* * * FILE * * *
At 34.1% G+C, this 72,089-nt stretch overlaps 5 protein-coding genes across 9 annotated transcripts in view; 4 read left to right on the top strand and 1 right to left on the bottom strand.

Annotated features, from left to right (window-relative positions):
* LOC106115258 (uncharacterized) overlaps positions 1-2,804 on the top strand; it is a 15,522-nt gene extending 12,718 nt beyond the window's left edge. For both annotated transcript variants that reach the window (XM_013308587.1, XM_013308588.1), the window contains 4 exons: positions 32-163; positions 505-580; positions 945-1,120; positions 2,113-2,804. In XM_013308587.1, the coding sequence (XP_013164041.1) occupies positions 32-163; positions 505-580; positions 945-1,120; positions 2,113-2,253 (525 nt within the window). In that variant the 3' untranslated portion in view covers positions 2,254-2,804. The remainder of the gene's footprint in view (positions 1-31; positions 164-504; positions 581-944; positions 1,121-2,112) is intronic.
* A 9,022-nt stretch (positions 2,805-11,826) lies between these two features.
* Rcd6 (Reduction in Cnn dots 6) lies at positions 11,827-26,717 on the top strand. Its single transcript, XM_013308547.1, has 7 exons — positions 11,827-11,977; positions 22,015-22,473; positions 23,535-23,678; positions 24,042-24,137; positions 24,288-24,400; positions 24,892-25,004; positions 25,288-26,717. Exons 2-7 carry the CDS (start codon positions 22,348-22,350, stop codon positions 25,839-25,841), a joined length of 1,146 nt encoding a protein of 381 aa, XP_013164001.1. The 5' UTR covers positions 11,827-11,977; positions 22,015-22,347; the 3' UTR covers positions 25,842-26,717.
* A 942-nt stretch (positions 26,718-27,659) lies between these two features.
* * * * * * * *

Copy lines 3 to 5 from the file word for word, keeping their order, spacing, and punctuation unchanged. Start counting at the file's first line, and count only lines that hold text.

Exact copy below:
* LOC106115258 (uncharacterized) overlaps positions 1-2,804 on the top strand; it is a 15,522-nt gene extending 12,718 nt beyond the window's left edge. For both annotated transcript variants that reach the window (XM_013308587.1, XM_013308588.1), the window contains 4 exons: positions 32-163; positions 505-580; positions 945-1,120; positions 2,113-2,804. In XM_013308587.1, the coding sequence (XP_013164041.1) occupies positions 32-163; positions 505-580; positions 945-1,120; positions 2,113-2,253 (525 nt within the window). In that variant the 3' untranslated portion in view covers positions 2,254-2,804. The remainder of the gene's footprint in view (positions 1-31; positions 164-504; positions 581-944; positions 1,121-2,112) is intronic.
* A 9,022-nt stretch (positions 2,805-11,826) lies between these two features.
* Rcd6 (Reduction in Cnn dots 6) lies at positions 11,827-26,717 on the top strand. Its single transcript, XM_013308547.1, has 7 exons — positions 11,827-11,977; positions 22,015-22,473; positions 23,535-23,678; positions 24,042-24,137; positions 24,288-24,400; positions 24,892-25,004; positions 25,288-26,717. Exons 2-7 carry the CDS (start codon positions 22,348-22,350, stop codon positions 25,839-25,841), a joined length of 1,146 nt encoding a protein of 381 aa, XP_013164001.1. The 5' UTR covers positions 11,827-11,977; positions 22,015-22,347; the 3' UTR covers positions 25,842-26,717.